Wherein things start to get a bit technical.
Important components of the new programme still under consideration throughout 1963 included the theme music and opening titles, design and visual effects, and sound.
I will look at the design and effects element as we progress to look at individual stories over the coming months.
Musically, Verity Lambert always wanted something distinctive and different. Her first thought was to employ a French avant-garde group called Les Structures Sonores. They created music using rather unconventional instruments, as you can see below:
It transpired that they were too busy to participate, so Lambert turned to the more orthodox Ron Grainer, an Australian composer already well regarded at the BBC for writing the theme tunes to 'Steptoe & Son' and 'Maigret'. He would go on to write for ITC's 'Man in a Suitcase' (reused by Chris Evans for 'TFI Friday'), Patrick McGoohan's 'Danger Man' and 'The Prisoner', and 'Paul Temple', as well as several feature films.
Whilst the composer might be more orthodox, the means by which the music would be realised was not. Rather than use any conventional instrumentation, the theme tune would be realised by the BBC's Radiophonic Workshop.
They employed various electronic techniques including early synthesisers, to create the music. Responsible was Delia Derbyshire.
She quite literally built the music from individual sound elements - in the days before any kind of digital editing was possible. It would have been a case of razor blade and sticky tape, to put it all together. When Grainer first heard the finished music he famously asked: "Did I really write that?". He wanted Derbyshire to share some credit on the piece, but BBC practices wouldn't allow this.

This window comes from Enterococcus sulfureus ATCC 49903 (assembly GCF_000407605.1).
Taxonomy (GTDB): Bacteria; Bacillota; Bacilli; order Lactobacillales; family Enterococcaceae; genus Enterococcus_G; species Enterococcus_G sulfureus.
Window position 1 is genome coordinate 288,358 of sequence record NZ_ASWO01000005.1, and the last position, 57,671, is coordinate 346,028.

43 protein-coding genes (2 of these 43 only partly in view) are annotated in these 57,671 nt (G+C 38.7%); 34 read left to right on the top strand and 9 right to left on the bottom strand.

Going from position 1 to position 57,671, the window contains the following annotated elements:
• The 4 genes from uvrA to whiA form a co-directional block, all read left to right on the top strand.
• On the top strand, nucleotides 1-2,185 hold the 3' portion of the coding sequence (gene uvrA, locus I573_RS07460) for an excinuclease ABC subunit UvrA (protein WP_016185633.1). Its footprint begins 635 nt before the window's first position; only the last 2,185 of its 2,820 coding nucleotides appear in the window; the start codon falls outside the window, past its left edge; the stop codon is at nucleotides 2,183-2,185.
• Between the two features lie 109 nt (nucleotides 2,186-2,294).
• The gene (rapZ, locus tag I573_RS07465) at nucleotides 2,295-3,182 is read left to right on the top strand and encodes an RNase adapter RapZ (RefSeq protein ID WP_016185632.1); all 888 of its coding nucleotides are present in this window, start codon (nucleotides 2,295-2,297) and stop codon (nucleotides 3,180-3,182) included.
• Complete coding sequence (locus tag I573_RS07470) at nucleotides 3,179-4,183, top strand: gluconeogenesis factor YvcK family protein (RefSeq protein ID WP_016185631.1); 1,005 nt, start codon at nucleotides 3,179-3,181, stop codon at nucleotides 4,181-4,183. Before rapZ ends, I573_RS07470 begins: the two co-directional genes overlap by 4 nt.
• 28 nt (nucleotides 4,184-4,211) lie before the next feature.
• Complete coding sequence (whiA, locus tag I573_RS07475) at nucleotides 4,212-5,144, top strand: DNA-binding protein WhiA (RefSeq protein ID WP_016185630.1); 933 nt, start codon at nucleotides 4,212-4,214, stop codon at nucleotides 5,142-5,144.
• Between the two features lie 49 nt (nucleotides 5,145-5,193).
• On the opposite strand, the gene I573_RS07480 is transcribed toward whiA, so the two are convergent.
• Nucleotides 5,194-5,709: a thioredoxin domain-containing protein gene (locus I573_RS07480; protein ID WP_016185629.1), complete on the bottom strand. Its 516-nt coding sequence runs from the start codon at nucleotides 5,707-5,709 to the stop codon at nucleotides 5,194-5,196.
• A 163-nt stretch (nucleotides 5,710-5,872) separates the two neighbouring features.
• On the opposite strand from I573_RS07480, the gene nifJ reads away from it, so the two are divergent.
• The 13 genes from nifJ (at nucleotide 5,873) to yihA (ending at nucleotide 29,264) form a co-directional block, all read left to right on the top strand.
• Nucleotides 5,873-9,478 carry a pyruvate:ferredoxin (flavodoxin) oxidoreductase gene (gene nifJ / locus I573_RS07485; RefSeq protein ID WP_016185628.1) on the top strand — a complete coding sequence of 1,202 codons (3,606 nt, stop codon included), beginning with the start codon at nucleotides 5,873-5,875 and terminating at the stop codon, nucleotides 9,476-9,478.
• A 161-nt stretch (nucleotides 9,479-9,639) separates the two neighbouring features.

She could never quite understand the various tamperings with her arrangement over the years. Frankly, neither can I.
The Radiophonic Workshop would also be responsible for the general sound effects for the series. This would cover background noises (aural landscapes such as the Skaro jungle or the Daleks' city) as well as the sounds for individual items such as guns, doors, machinery etc.
The most famous sound element required, (which has become such an iconic part of the programme it has been left pretty much untouched by any producer over the decades), was the TARDIS dematerialisation noise. A "Wheezing-Groaning" sound, as Target novelisations often put it, it was created by Brian Hodgson using his mum's front door key, slid up and down the exposed strings of a piano frame, then electronically processed. It was supposed to represent the "tearing of the fabric of space and time" as Hodgson himself has put it. He is on the right below, with colleague Dick Mills. Boss Desmond Briscoe look on.
The title sequence visuals were the work of designer Bernard Lodge. He employed a technique known as 'howl-around' where you point a camera at a monitor showing it's own output. You get this strange flaring and images appear to recede into infinity. I failed Physics at school, so I will leave it at that. Technophiles can look it up.
This effect was accidentally discovered by a technical operations manager named Norman Taylor. He was reportedly always slightly miffed that Lodge got all the credit - saying he only really designed the "Doctor Who" caption.
Early screen tests which have appeared as DVD extras show that they experimented with including a face in the mix (presumably the Doctor's), but the effect was deemed a bit too scary.
Sydney Newman is reported to have disliked the title sequence. Last month, SFX Magazine's website ran a competition to identify the best genre title sequence ever. Guess what (or should I say Who) won?
They elected to use the late Pertwee version for voting purposes (Season 11).
I would have chosen the original. Original and still the very best.
Coming shortly - The Pilot episode.